Clay Casey, 6-foot-3, 205 pounds, drafted in the 33rd round by the Nationals, the 994th pick in this June's draft, is playing summer baseball while figuring out what's next for him.
So what is next for Casey? Time will tell. He has a couple more weeks to decide - college or pro.
It's a talented class of players already on campus. They are involved in the summer "welcome" program of strength and conditioning coach Ben Fleming.
"There's a good mix of junior college guys and high school guys," Fleming said. "They're all good. Unlike last year when I just got here, I had previously met all these guys before. That already makes our relationship better. They've followed me on twitter. They've seen what we did in the offseason. It's going to be good."
The size of some of the players jumps out immediately.
"We've got some really big-bodied freshmen coming in," said Fleming, entering his second season with Ole Miss athletics. "There are several players that are in that 6-3 to 6-5 range that are like 230 pounds. Ole Miss gets those bodies. Some schools don't. That's exciting for this program. Joe Wainhouse is 6-foot-6, 255 pounds out of high school. Lots of big guys in this class. And a lot of fast guys coming in, too."
The players here now are high school products Tate Blackman (5-11, 184, MIF); Brady Feigl (6-3, 197, RHP); Will Golsan (5-11, 158, SS); Michael Fitzsimmons (5-11, 222, 3B/1B); Kyle Watson (6-1, 176, SS); John Wesley Ray (6-3, 233, RHP); Joe Wainhouse (6-6, 255, 1B); Will Stokes (5-11, 171, RHP); Nic Perkins (6-1, 219, C); Calder Mikell (5-10, 154, RHP); Moises Castro (5-11, 179, RHP); and Blake Bennett (6-1, 200, RHP).
Junior college transfers in are Jay King (5-6, 162, SS/2B); Sean Johnson (6-6, 203, LHP); Drake Robison (5-11, 162, RHP); Jack Kaiser (6-0, 216, 1B); Matt Martin (5-9, 169, OF); and Josh Watkins (5-10, 190, OF).
"We've got big guys coming back, too," Fleming said. "Colby Bortles, J.B. Woodman, Sikes Orvis. They're all big guys already in the program."
Fleming said Woodman is one example of the progress he has seen from young players and will continue to see more of into the summer, fall, and season.
"The biggest thing for a player like J.B. is to continue to train and play more baseball this summer," he said. "Get more at-bats, more live reads, things like that. When he gets back, hopefully he's maintained his weight and continued to get stronger. J.B. was already surpassing so many older guys last year strength-wise throughout the year. He's only going to get better."
Newcomer Tate Blackman, one candidate to start in the middle infield next season, is from central Florida, like a number of Rebels now and in the recent past. Fleming sees connections such as that one as a positive for players.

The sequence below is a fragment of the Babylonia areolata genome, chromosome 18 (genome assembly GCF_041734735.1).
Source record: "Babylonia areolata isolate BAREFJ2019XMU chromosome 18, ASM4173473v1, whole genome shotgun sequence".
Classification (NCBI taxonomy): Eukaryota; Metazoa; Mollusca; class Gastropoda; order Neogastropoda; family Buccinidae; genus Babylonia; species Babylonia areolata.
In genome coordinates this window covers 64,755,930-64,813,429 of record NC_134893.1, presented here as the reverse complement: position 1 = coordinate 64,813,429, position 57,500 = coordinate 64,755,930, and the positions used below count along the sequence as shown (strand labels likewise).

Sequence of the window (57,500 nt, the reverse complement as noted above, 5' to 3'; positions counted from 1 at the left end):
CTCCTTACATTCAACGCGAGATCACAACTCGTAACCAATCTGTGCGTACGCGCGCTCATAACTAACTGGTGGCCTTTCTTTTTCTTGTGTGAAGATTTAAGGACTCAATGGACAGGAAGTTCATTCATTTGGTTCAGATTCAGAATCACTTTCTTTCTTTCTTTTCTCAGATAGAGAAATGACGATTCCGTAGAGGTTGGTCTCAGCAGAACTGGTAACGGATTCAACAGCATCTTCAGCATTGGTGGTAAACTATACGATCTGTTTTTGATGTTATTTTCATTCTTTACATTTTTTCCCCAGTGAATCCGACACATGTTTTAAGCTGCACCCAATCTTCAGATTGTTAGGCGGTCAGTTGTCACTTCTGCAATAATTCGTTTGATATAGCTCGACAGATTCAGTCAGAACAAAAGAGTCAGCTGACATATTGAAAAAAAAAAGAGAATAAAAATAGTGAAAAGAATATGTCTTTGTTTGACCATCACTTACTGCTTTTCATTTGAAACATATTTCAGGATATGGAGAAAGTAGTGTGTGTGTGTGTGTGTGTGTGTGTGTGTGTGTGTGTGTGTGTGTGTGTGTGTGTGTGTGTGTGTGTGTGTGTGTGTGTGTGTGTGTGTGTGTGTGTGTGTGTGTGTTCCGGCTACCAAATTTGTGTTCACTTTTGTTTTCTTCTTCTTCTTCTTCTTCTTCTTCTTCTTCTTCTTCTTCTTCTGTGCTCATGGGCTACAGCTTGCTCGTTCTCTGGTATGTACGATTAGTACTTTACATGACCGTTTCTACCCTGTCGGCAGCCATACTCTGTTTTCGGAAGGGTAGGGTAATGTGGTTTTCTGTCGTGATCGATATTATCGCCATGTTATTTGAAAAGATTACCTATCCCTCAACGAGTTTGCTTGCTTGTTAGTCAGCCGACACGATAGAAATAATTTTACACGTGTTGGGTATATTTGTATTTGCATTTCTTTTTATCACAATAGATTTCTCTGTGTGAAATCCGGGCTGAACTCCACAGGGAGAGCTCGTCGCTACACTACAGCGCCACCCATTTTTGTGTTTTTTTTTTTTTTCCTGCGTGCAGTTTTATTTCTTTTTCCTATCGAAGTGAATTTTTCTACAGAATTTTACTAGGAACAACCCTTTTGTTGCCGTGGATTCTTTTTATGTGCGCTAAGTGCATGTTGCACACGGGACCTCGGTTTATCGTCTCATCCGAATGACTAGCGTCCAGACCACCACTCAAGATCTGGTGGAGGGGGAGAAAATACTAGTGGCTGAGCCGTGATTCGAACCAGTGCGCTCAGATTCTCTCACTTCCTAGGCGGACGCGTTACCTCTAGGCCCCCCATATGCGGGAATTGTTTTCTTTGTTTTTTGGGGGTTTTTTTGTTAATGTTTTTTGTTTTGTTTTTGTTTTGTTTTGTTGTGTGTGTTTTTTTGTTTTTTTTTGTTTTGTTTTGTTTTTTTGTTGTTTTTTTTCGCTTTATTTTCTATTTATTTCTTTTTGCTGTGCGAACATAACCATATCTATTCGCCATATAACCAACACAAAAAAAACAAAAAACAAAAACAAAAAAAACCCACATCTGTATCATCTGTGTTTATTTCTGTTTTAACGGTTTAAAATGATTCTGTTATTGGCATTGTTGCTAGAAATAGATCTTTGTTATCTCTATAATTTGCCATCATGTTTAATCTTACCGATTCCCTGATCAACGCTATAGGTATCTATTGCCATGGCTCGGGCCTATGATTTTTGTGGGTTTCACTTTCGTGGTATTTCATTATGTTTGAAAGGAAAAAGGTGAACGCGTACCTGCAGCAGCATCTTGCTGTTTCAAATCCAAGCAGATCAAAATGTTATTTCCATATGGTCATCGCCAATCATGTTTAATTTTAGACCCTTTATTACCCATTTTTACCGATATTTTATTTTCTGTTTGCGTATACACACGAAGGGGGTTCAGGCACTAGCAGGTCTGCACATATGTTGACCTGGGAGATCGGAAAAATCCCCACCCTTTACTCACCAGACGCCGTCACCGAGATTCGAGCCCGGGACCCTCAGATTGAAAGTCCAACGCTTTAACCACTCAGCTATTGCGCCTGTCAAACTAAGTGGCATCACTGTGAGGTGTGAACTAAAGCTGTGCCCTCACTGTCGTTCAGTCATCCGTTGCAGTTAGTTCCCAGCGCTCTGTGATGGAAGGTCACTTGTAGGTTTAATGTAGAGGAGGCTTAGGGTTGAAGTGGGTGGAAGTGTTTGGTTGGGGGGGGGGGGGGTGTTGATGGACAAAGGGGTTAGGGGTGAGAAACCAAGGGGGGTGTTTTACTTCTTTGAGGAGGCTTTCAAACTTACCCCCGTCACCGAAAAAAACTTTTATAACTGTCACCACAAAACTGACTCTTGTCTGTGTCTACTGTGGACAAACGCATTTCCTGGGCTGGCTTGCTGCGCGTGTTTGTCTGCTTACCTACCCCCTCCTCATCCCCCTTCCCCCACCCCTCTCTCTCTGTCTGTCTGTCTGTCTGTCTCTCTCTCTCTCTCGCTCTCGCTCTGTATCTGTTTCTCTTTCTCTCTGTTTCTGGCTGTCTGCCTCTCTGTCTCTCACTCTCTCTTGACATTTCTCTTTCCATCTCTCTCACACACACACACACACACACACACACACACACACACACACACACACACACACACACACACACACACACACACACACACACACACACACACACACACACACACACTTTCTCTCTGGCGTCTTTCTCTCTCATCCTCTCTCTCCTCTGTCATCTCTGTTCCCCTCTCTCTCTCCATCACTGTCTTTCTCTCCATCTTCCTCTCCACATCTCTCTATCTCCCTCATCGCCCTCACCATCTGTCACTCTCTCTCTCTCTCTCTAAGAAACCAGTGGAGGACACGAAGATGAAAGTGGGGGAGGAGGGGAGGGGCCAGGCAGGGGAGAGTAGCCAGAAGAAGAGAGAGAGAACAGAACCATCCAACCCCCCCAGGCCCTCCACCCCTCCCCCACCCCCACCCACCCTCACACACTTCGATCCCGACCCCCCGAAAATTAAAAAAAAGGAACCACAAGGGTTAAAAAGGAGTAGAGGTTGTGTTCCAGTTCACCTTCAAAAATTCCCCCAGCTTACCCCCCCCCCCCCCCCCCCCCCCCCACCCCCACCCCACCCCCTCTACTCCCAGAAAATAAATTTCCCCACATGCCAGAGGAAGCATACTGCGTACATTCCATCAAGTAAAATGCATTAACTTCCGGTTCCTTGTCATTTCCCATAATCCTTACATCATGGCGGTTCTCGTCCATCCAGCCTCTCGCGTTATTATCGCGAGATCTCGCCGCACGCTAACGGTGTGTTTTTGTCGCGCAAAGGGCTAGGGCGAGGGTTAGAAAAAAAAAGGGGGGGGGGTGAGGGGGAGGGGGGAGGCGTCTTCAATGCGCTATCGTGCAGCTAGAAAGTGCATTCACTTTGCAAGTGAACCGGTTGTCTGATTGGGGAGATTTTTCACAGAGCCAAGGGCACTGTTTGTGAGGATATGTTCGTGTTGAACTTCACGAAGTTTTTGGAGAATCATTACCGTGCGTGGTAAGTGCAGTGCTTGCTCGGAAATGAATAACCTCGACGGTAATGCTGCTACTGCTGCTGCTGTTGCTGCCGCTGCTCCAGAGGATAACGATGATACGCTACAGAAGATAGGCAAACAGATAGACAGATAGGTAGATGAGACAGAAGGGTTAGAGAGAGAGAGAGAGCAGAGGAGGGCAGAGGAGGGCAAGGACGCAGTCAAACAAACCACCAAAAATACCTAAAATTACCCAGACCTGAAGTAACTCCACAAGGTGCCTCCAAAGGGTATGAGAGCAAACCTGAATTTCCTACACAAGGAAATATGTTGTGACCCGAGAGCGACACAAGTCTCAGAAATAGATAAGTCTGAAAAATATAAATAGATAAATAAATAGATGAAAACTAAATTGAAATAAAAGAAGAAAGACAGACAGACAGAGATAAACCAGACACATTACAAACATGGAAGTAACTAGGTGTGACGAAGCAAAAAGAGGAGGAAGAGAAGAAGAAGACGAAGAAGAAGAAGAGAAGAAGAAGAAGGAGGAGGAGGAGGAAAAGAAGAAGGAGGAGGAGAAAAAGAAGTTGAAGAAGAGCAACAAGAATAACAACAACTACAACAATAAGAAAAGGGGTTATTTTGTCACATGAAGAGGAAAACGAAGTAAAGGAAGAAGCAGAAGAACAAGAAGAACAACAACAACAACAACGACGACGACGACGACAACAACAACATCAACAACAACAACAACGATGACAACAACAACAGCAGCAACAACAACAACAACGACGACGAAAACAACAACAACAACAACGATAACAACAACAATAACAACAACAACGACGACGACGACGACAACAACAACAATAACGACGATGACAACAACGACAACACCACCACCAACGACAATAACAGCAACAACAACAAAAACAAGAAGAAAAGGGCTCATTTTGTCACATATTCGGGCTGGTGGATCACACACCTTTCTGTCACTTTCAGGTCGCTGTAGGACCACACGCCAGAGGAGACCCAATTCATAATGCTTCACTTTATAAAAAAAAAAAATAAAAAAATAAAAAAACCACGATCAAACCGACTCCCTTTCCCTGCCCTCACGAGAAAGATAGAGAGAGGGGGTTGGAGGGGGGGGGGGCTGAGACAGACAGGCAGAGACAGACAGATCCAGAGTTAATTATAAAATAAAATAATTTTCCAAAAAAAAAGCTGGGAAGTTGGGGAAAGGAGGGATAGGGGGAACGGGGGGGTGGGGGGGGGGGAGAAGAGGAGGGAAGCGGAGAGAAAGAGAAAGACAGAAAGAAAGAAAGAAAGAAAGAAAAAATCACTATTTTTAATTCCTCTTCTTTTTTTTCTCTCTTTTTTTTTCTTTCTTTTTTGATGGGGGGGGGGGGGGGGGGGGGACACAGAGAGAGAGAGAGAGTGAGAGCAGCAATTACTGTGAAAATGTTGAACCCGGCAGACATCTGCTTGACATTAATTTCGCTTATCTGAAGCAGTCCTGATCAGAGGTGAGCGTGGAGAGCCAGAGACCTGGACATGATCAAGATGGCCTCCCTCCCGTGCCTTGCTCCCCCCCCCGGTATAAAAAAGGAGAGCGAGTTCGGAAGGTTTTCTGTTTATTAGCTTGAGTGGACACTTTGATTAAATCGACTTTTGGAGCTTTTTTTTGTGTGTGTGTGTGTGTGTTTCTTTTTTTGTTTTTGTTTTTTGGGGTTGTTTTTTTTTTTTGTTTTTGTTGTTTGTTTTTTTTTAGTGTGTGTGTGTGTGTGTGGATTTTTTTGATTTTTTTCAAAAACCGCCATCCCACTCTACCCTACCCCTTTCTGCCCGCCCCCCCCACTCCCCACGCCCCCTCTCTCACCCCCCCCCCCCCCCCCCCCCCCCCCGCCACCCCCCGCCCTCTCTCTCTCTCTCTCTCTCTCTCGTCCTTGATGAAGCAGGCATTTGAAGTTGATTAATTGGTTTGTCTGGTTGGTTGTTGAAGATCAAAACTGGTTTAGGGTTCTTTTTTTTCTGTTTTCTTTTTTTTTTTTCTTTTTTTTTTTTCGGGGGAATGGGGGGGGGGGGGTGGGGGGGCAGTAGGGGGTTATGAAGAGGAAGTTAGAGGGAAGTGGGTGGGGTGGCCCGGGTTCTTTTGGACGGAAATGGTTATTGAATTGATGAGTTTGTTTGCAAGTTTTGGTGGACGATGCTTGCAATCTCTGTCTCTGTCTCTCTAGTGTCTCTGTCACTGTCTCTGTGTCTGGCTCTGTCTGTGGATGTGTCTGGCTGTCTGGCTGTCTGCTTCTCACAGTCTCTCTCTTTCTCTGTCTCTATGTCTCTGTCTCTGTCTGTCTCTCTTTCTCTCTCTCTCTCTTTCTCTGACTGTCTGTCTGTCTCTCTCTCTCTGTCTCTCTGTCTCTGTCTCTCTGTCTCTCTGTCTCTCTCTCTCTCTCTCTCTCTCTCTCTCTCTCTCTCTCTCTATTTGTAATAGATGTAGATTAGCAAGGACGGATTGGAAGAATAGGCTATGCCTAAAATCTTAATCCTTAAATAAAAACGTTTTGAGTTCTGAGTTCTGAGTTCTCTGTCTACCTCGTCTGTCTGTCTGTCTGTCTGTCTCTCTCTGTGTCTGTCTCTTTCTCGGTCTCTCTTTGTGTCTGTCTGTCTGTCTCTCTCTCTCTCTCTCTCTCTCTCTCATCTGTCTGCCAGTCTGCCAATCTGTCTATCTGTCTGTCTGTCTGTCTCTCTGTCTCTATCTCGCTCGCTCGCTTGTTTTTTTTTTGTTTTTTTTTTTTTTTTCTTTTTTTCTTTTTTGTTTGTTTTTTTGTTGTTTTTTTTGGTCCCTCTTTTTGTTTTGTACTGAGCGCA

"Tate knowing J.B. and seeing what he's been able to accomplish, that's only going to help Tate get better," Fleming said. "He's going to see what happened to J.B. in a year and how much different J.B. looks than when he saw him in high school."
Another player to potentially move up into a starting spot next season is Bortles. Fleming likes the improvement from him.
"Colby got so much stronger. He was so raw when he got here. Colby's summer will be good for him, playing more baseball. He'll get more experience on the field and when he gets back continuing to develop that and building on his strength. Because he is one of our strongest guys. The sky's the limit for what we could see out of Colby."
Fleming said there is evidence of Bortles' progress.
"We're seeing him top-spin baseballs over the left field wall. We all understand that's not very easy to do. His raw power and ability to do that as a freshman show us what he can do."
Fleming said it's the depth of talent that will also continue to help the Rebels improve in the offseason and pay off during the season. He gives examples.
"The biggest thing is the competition we did last summer and last fall," Fleming said. "Make them hungry for competition. J.B. has to be hungry to be our possible center fielder next year, and to make him understand that every day he has to compete to be that guy. For him to compete, that brings him to the forefront to become that leader.
"Same thing with Colby. When he comes back and sees those freshmen that are just as big as him, it's only going to make him get better and get stronger. The competition is the biggest thing with these guys."
Orvis wasn't drafted, which surprised some people. Fleming believes that will only make the veteran of college baseball wars work that much harder to improve and to prove that he belongs.
"He's still raw to some point. I think we'll make Sikes even more athletic this year on the base paths, especially with me having him all summer long. I think that's going to be a huge thing. He will be more polished, and there's no reason he shouldn't be drafted next year."
Nine Rebels from the 2014 team were, which led the nation, and Fleming said that's a positive for all concerned.
"It's very rewarding, and you want to think they'll all get drafted. But at the end of the day, you know how hard it is for that number of guys to get drafted. We had seniors but also a lot of juniors drafted. It makes my job easier when you can show the younger guys how many were successful."
Fleming believes because of the older leadership that returns, all the players, new and old, will buy in again this season.
"The biggest thing was so many guys bought into the program and what we did in the offseason and what we did throughout the year," he said of last year. "Team meals, team meetings, pregame routine, whatever it was. Everybody bought in and that was a testament to what everybody was doing as a staff. There's no reason, even with Cliff (Godwin) gone, that it won't continue. The culture won't change as far as what got us to where we were last season."
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